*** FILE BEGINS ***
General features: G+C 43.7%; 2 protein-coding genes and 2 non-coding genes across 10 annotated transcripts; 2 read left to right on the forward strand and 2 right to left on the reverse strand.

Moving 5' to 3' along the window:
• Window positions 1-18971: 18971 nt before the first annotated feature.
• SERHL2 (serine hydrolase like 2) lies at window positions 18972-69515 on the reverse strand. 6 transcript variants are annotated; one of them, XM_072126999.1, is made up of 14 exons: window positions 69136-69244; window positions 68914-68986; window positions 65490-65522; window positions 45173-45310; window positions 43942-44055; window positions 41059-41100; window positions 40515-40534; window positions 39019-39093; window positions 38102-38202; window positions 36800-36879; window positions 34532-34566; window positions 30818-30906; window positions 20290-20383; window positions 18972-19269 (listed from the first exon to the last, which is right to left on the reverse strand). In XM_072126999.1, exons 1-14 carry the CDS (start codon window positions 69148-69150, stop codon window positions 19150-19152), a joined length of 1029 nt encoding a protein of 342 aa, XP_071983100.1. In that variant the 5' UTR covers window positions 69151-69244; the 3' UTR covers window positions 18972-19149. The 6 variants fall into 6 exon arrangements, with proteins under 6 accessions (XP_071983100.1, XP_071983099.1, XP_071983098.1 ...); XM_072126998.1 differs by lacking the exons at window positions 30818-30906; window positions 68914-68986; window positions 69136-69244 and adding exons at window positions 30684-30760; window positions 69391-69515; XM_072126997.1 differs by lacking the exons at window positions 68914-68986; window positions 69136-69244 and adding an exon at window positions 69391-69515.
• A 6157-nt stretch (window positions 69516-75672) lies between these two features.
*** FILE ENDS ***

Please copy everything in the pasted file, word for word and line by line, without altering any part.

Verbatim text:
General features: G+C 43.7%; 2 protein-coding genes and 2 non-coding genes across 10 annotated transcripts; 2 read left to right on the forward strand and 2 right to left on the reverse strand.

Moving 5' to 3' along the window:
• Window positions 1-18971: 18971 nt before the first annotated feature.
• SERHL2 (serine hydrolase like 2) lies at window positions 18972-69515 on the reverse strand. 6 transcript variants are annotated; one of them, XM_072126999.1, is made up of 14 exons: window positions 69136-69244; window positions 68914-68986; window positions 65490-65522; window positions 45173-45310; window positions 43942-44055; window positions 41059-41100; window positions 40515-40534; window positions 39019-39093; window positions 38102-38202; window positions 36800-36879; window positions 34532-34566; window positions 30818-30906; window positions 20290-20383; window positions 18972-19269 (listed from the first exon to the last, which is right to left on the reverse strand). In XM_072126999.1, exons 1-14 carry the CDS (start codon window positions 69148-69150, stop codon window positions 19150-19152), a joined length of 1029 nt encoding a protein of 342 aa, XP_071983100.1. In that variant the 5' UTR covers window positions 69151-69244; the 3' UTR covers window positions 18972-19149. The 6 variants fall into 6 exon arrangements, with proteins under 6 accessions (XP_071983100.1, XP_071983099.1, XP_071983098.1 ...); XM_072126998.1 differs by lacking the exons at window positions 30818-30906; window positions 68914-68986; window positions 69136-69244 and adding exons at window positions 30684-30760; window positions 69391-69515; XM_072126997.1 differs by lacking the exons at window positions 68914-68986; window positions 69136-69244 and adding an exon at window positions 69391-69515.
• A 6157-nt stretch (window positions 69516-75672) lies between these two features.